In breaking news to address what are undeniably “first-world problems,” I just received a notification on my phone, complete with a little beeping sound.
This notice was that come Halloween, consumers with a credit card and a yen for candy, can visit a dedicated website to make an emergency SOS call if their trick-or-treat sweet supply is running low. Within an hour, they will receive a backup supply of candy delivered directly to their home. The catch? You just have to live in an approved delivery area to take advantage of the offer.
Earlier this week, Domino’s announced a similar program: Domino’s Emergency Pizza. If you’re hungry on Halloween, you can dispatch an “emergency” two-topping pizza at the click of a button. This is supposed to surpass even their normal fast delivery rates. This is while supplies last and with restrictions, naturally.
Almost daily another supermarket or other retail establishment offers up the idea that for a “minimal annual fee” I can join their “club” and have whatever it is they sell delivered right to my doorstep.
I am all about anything that lessens my errand load. The only place I want to shop in person is an estate sale, antique store or thrift shop. That’s a good time.
On the other hand, I get tired just thinking about trekking through a warehouse-sized grocery or home store these days. I’ve left mega-sized grocers without key ingredients I knew I needed because they were located across the store and I didn’t have it in me to navigate the change in time zones. As such, I am DEFINITELY interested in delivery.
Thus, when enticing offers promising home delivery drop into my algorithm or inbox, I dutifully enter my DNA, details of our firstborn, my mother’s maiden name, HER DNA and so on.
All is well until I get to the zip code. This is where it always goes wrong. Inevitably a red flag — or more likely red letters — pops up on the screen: “It appears that you are located outside the delivery area. Please check back in the future for expanded service locations!”
They are always cheerful and upbeat about their inability to serve me. One site has been saying this, I kid you not, since 2009. Hope springs eternal, I guess.
Sometimes I think everyone is having every last thing delivered but us. As someone who resides in rural America, I am feeling, as the kids say, very “unseen.”
Living in the country a “far piece” from an urban area, I have never, not once, ordered DoorDash or Grubhub or FeedYourFace or whatever the restaurant delivery places are calling themselves. No one is willing to drive out to Appalachia to deliver a cheeseburger — not even for a hefty tip.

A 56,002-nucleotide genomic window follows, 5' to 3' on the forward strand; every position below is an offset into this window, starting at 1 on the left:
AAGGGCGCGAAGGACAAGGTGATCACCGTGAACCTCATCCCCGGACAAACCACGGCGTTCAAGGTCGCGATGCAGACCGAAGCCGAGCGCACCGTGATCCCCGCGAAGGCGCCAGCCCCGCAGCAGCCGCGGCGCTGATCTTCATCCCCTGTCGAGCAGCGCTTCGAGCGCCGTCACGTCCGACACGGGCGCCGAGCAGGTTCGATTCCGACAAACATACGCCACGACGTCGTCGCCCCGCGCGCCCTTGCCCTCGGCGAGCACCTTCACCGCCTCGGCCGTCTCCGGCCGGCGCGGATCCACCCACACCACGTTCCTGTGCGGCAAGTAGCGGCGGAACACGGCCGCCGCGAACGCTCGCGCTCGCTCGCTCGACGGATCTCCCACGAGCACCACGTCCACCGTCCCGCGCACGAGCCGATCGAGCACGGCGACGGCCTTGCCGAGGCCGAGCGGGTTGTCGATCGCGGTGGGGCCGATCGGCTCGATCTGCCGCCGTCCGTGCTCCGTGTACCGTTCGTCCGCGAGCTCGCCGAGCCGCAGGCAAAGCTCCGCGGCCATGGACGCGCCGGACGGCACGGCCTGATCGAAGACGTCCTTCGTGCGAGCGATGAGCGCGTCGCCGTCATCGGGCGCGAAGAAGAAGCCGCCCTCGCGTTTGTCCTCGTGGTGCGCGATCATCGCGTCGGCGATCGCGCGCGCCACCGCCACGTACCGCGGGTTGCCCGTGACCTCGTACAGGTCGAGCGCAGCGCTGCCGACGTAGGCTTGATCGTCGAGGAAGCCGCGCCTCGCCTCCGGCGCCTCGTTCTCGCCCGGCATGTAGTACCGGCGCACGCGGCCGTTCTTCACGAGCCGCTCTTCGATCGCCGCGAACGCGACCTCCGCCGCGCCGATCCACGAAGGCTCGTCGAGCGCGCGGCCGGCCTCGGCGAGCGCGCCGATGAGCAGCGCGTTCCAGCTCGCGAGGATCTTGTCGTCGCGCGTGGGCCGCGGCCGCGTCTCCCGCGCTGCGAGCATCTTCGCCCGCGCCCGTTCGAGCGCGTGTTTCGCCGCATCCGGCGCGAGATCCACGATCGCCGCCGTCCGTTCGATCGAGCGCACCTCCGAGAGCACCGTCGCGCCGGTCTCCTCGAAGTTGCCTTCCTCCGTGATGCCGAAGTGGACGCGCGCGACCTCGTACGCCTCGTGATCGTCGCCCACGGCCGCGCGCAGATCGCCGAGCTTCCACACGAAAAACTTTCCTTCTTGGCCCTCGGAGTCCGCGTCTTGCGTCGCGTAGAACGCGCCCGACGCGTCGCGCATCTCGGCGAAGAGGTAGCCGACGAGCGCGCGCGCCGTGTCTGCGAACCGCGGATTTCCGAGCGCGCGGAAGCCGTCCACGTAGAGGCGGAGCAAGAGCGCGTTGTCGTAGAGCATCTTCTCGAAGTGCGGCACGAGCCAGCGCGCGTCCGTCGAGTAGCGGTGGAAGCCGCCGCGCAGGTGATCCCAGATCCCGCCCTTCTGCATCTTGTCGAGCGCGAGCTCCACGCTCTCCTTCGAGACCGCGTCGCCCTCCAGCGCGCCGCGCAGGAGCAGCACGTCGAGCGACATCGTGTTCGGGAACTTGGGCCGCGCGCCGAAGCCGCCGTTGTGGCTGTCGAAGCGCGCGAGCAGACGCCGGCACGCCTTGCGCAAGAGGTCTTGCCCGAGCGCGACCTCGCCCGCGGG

During COVID, I got used to carrying out restaurant meals, and that has been nice. It does, however, require me to put on pants and leave the house — two things I would almost always rather not do.
Generally, my philosophy is staunchly “buy local,” with the exception of certain items that I have to order online because they aren’t available at the baker, deli, farm market, gas stations or hardware store that are just minutes from our home. This is probably a sign that I really don’t need those items after all.
I do like to spoil myself sometimes though, so overpriced face creams promising to make me look younger do come by mail. No word yet if the delivery drivers are noting how youthful I look as I shuffle onto the porch in my robe and pajamas to retrieve my packages.
This is not to say that we have not made some inroads. Our local Dairy Queen moved “up town” a few years ago. They added a drive-through, and, in doing so, created a monster by the name of Mr. Wonderful.
Now that delicious soft-serve delights are only two stoplights and a quick trip from home, he has become quite proficient in advocating for ice cream at all hours of the day and night. Of course, I have to go along. I wouldn’t want to let my man down.
At the very least, my need to put on shoes and ride to the calories is a little extra effort required. I am definitely dedicated to making my rounds supporting the local butcher, baker and ice cream cone maker.
Fortunately, we haven’t had a trick-or-treater at our door in the nearly three decades we have lived here. No one wants a mini Snickers bar badly enough to hike up our gravel driveway, so the lack of emergency candy and pizza delivery shouldn’t be a hardship.
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